European Union, Regulating AI

The G7 on AI; not A1.


This is the G7 Innovation Minister’s statement on Artificial Intelligence from the G7 meeting in Charlevoix in May of this year. Once again I’m a little late to the party even though it happened in Canada.

Frankly it’s a trite and disappointing hodge-podge of low quality ideas with no central theme linked by the liberal use of semi-colons and the occasional tossed-in setence fragment. Here’s a particular gem: “Supporting economic growth from AI Innovation is about using AI applications to help improve economic performance.” You don’t say. And no doubt using AI applications to help improve economic performance is about supporting economic growth from AI Innovation. Some goal statements, like opposing data localization requirements that are unjustifiable, aren’t even really on all fours with reality, given that some G7 members already have legislation in place to deal with this in a much more direct fashion via the EU.

Untangling the rest of the preamble is not worth the effort as it uses an astonishing number of words to say very little.

On the legal and regulatory front, the big push is on advancing “appropriate technical, ethical and technologically neutral approaches by: safeguarding privacy; investing in cybersecurity, the enforcement of applicable privacy legislation and communication of enforcement decisions; informing individuals about existing bodies of national law, including in relation to how their personal data may be used by AI systems; promoting R&D by industry in safety, assurance, data quality, and data security; and exploring the use of other transformative technologies to protect personal privacy and transparency.”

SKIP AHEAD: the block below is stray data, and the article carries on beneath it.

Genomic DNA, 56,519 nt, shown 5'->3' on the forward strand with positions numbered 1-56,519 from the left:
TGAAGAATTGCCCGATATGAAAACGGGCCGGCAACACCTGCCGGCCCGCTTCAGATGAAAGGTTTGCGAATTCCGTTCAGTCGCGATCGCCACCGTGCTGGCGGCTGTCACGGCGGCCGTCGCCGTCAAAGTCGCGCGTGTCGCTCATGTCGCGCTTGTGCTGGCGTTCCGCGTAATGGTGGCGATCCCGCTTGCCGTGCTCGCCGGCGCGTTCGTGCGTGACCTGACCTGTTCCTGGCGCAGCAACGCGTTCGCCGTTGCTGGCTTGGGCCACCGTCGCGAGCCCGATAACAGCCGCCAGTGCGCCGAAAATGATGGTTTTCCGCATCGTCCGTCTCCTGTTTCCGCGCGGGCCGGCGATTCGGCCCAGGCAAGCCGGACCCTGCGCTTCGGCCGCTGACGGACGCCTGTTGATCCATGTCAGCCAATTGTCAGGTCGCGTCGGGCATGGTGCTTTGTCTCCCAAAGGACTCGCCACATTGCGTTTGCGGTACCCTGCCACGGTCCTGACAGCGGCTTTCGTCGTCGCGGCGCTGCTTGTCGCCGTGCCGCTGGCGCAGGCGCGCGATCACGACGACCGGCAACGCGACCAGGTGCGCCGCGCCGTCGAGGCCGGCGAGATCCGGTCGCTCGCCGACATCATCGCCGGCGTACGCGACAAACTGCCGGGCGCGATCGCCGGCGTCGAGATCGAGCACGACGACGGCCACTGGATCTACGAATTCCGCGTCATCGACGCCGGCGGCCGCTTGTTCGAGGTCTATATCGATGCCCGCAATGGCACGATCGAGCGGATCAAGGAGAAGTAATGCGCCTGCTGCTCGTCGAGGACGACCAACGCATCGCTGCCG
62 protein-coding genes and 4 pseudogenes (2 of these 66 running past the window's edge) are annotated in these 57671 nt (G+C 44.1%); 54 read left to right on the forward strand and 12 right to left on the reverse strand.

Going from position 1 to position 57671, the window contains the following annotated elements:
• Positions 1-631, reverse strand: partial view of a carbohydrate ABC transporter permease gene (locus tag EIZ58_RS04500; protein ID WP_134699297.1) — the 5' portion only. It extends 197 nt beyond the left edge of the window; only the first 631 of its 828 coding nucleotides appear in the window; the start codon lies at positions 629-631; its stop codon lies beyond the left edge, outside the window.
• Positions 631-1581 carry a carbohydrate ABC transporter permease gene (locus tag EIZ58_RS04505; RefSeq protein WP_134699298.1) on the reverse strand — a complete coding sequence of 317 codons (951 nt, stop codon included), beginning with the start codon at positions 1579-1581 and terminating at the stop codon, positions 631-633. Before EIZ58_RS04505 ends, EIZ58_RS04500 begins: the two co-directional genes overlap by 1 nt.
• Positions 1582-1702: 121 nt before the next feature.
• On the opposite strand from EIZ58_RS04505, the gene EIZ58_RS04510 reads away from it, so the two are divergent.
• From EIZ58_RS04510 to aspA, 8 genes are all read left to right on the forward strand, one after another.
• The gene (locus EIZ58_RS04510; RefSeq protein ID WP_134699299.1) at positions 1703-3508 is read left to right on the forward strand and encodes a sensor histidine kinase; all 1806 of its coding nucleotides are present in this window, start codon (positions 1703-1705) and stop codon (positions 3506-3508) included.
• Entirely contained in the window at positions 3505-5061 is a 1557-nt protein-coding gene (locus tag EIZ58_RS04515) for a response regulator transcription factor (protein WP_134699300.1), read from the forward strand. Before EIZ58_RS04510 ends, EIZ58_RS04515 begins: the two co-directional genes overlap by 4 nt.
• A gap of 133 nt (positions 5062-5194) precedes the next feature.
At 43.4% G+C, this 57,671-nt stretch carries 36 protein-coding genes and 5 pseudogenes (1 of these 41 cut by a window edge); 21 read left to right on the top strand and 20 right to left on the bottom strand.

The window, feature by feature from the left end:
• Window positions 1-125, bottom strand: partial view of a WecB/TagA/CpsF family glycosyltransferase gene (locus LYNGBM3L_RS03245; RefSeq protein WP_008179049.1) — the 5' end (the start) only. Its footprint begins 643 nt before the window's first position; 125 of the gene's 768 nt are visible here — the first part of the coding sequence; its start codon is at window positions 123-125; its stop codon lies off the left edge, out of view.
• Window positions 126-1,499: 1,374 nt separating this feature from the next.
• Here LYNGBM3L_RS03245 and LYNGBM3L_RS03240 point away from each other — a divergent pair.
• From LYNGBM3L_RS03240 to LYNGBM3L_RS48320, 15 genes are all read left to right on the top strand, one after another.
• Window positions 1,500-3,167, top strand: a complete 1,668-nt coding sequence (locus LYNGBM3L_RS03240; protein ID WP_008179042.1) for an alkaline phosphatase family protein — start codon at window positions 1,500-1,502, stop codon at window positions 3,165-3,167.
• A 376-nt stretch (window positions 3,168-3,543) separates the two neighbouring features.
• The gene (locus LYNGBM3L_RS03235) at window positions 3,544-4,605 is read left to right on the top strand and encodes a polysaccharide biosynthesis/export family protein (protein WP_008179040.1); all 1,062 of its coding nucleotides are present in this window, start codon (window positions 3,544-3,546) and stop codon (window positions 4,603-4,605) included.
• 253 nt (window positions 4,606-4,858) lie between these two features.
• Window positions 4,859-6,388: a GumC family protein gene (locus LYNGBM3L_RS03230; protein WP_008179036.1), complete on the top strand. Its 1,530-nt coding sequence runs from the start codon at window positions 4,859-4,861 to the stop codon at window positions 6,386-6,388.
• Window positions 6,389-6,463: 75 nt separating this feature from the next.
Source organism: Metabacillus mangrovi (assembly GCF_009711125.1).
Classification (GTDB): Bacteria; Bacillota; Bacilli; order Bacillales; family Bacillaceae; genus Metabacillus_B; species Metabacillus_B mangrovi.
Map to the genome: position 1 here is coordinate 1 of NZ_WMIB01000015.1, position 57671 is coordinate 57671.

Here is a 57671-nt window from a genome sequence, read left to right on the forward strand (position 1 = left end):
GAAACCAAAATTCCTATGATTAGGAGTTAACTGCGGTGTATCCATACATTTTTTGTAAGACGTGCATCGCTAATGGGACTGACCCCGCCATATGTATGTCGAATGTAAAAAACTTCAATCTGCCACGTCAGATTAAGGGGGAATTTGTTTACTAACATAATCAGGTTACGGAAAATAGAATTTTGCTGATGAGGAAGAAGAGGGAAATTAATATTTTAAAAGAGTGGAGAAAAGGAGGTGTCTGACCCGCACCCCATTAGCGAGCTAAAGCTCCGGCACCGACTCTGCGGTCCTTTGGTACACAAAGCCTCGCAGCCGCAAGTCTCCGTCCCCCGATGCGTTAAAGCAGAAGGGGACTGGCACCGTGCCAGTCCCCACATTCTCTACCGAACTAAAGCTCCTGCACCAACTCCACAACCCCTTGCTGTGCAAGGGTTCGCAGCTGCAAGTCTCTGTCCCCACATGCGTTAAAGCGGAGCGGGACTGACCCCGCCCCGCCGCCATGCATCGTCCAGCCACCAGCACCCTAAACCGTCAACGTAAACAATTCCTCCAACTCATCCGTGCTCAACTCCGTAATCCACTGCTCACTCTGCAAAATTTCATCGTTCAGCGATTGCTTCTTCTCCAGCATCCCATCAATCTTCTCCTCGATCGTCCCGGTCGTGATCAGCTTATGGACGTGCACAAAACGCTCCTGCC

Not much about this seems to be on point on anything. The extreme focus on privacy seems over the top, though I suppose that is what many people in the public are worried about and given that the statement never meaningfully defines what AI is, I guess it could encapsulate any kind of software. So sure, go whole hog on privacy.  I have no idea whether “neutral approaches” qualifies both of “ethical and technologically” and given the rest of the puncuation sprinkled about one wonders if someone needed to borrow an oxford comma there. Assuming it is just “technologically neutral” it seems like an out of place goal that really wouldn’t be driven by the subsequent focus on privacy and transparency. Really technological neutrality would be a question of establishing appropriate regulatory processes. Maybe that is an assumed elephant in the room. And the goal in itself seems to have wandered in from the cold given that nothing in the preamble really sets it up as important. Whether the bodies of national law that are referred to are bodies of privacy law or bodies of law dealing with AI is a question unanswered.

The statement proposes that it be disseminated globally, which given the content, I would discourage.


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